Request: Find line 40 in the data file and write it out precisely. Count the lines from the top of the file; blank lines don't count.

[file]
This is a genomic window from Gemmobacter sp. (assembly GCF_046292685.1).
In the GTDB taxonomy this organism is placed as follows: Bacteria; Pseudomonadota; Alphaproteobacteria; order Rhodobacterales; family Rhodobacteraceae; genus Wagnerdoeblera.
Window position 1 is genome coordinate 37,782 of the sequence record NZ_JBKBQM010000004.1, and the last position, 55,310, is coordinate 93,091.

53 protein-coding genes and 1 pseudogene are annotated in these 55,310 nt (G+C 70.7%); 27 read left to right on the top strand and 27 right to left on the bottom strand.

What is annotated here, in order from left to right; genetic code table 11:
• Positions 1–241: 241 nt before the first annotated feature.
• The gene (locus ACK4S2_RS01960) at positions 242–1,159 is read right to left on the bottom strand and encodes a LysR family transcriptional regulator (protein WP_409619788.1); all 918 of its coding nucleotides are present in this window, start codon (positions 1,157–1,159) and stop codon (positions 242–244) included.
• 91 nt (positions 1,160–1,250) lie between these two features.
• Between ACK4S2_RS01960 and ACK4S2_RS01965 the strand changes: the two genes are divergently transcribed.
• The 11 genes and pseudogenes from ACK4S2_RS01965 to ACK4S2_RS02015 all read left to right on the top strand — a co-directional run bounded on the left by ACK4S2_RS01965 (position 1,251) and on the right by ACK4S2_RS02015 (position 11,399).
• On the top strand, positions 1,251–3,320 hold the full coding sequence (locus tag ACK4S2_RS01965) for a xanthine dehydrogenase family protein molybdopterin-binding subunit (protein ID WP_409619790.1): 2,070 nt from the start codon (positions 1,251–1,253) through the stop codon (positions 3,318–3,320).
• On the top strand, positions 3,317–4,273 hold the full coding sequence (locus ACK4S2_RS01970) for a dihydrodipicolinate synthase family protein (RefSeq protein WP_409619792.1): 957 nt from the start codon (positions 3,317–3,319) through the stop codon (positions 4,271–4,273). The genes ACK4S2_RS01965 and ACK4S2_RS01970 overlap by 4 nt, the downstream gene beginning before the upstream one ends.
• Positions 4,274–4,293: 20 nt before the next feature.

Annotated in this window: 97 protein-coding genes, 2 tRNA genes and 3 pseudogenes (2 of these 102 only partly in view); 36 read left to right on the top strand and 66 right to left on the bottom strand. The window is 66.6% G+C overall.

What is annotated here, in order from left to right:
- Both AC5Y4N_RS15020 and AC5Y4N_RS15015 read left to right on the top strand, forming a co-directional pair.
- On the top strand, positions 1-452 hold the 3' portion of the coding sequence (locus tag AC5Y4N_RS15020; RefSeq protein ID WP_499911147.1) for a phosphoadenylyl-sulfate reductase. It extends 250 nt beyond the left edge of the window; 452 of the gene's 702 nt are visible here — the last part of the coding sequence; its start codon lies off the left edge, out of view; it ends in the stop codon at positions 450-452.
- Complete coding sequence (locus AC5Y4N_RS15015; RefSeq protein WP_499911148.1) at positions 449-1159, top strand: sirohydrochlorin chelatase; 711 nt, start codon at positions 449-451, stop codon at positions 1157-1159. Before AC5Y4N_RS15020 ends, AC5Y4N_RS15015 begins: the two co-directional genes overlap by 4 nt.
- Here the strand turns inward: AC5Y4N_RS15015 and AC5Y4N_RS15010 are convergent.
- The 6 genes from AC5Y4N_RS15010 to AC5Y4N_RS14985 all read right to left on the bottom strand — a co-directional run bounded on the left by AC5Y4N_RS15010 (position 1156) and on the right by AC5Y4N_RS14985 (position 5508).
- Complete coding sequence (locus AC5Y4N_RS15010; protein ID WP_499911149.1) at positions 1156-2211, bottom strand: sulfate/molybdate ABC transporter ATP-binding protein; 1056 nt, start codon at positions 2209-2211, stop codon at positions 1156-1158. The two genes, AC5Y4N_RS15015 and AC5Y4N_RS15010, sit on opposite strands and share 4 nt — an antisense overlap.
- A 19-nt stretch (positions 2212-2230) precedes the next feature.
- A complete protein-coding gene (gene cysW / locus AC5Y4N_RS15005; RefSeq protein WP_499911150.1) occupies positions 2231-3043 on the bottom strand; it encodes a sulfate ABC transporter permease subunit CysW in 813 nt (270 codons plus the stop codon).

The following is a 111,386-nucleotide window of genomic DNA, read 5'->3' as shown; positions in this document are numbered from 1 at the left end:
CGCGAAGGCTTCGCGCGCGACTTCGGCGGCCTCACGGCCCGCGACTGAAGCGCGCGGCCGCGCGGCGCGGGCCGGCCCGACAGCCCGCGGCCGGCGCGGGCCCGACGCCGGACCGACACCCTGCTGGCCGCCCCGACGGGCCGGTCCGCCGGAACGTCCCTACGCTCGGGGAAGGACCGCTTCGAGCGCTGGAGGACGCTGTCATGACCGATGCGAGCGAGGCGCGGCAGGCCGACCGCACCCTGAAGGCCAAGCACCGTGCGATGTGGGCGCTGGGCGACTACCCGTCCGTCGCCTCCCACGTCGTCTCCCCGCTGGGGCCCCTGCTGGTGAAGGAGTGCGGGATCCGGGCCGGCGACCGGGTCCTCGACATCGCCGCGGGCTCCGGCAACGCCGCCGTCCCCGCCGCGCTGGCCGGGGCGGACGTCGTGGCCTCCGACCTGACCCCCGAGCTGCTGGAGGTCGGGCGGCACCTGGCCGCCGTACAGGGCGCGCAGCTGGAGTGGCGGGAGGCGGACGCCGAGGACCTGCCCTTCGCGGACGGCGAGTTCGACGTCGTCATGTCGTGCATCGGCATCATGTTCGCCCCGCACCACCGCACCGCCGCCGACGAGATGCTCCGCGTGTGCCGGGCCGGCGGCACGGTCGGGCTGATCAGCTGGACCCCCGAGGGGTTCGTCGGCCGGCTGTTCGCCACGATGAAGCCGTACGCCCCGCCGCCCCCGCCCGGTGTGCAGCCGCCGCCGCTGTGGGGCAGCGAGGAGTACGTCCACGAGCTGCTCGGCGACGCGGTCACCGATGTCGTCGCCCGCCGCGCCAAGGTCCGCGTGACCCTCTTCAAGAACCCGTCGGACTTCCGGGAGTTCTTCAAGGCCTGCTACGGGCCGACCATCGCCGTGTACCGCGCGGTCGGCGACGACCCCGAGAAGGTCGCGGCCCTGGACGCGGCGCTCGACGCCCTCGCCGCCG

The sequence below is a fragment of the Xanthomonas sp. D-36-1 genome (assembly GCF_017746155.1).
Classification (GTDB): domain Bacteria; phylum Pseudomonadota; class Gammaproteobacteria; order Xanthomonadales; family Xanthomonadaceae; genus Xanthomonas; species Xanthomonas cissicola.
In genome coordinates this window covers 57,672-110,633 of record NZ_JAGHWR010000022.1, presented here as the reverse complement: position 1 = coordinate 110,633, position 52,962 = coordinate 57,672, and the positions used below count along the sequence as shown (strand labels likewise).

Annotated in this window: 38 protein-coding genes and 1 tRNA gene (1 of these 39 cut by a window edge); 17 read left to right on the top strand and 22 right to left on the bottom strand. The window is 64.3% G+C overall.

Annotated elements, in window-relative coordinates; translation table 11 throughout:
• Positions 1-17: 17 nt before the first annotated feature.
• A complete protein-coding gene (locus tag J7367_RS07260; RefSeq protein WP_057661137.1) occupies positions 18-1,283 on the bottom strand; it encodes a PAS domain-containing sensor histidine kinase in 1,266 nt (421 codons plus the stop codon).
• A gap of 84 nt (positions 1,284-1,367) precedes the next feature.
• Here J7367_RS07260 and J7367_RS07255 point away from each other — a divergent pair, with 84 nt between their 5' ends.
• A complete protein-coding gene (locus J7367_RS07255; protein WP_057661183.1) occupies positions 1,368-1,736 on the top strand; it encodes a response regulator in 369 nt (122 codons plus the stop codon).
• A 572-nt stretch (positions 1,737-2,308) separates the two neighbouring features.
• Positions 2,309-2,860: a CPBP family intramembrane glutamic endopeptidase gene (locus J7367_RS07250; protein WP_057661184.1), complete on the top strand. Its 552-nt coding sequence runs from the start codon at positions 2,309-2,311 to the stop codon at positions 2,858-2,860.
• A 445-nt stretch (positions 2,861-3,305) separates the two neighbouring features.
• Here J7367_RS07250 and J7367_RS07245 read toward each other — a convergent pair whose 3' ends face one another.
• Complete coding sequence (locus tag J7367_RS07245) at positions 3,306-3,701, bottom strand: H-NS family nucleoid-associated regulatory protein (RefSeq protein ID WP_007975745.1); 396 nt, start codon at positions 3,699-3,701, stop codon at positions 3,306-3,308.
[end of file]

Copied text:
• Complete coding sequence (locus tag J7367_RS07245) at positions 3,306-3,701, bottom strand: H-NS family nucleoid-associated regulatory protein (RefSeq protein ID WP_007975745.1); 396 nt, start codon at positions 3,699-3,701, stop codon at positions 3,306-3,308.